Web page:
Book Image

Polished Ruby Programming

By : Jeremy Evans
Book Image

Polished Ruby Programming

By: Jeremy Evans

Overview of this book

Anyone striving to become an expert Ruby programmer needs to be able to write maintainable applications. Polished Ruby Programming will help you get better at designing scalable and robust Ruby programs, so that no matter how big the codebase grows, maintaining it will be a breeze. This book takes you on a journey through implementation approaches for many common programming situations, the trade-offs inherent in each approach, and why you may choose to use different approaches in different situations. You'll start by refreshing Ruby fundamentals, such as correctly using core classes, class and method design, variable usage, error handling, and code formatting. Then you'll move on to higher-level programming principles, such as library design, use of metaprogramming and domain-specific languages, and refactoring. Finally, you'll learn principles specific to web application development, such as how to choose a database and web framework, and how to use advanced security features. By the end of this Ruby programming book, you’ll be a well rounded web developer with a deep understanding of Ruby. While most code examples and principles discussed in the book apply to all Ruby versions, some examples and principles are specific to Ruby 3.0, the latest release at the time of publication.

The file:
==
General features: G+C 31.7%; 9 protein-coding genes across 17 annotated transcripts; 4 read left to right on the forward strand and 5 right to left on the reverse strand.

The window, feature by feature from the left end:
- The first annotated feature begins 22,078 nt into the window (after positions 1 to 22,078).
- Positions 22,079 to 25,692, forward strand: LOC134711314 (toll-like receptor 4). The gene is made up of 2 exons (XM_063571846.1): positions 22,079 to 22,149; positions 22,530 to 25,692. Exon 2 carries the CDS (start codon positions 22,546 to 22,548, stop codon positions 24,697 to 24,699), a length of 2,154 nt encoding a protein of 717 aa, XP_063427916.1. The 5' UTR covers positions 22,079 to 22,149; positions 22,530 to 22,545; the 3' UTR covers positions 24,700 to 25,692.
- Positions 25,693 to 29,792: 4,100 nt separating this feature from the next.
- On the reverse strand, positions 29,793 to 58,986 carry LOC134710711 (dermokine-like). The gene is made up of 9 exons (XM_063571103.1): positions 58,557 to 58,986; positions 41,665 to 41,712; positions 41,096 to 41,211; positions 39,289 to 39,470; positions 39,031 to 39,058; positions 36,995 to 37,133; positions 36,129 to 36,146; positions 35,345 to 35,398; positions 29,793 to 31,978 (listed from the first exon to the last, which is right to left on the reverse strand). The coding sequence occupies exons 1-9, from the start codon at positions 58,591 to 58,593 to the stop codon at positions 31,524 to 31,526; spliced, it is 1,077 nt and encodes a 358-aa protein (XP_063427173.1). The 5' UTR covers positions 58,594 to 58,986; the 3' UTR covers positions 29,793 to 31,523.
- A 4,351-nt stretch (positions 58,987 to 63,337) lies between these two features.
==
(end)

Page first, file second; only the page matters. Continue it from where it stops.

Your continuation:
Table of Contents (23 chapters)
Section 1: Fundamental Ruby Programming Principles
Section 2: Ruby Library Programming Principles
Section 3: Ruby Web Programming Principles

Handling errors with return values

In programming languages that do not support exceptions, errors are generally handled by using a return value that indicates failure. Ruby itself is written in C, and in C, functions that can fail will often use a return value that is zero on success, and non-zero on failure. While Ruby has exceptions, there are instances where methods can fail and this will occasionally return a value instead of raising an exception, even in cases where other programming languages raise an exception.

For example, in Python, if you have a hash (called a dictionary in Python), and you try to access a member in the hash that doesn't exist, you get an exception raised:

# Python code:
{'a': 2}['b']
# KeyError: 'b'

Ruby takes a different approach in this case, returning nil:

# => nil

This shows the two different philosophies between the languages. In Ruby, it is expected that when...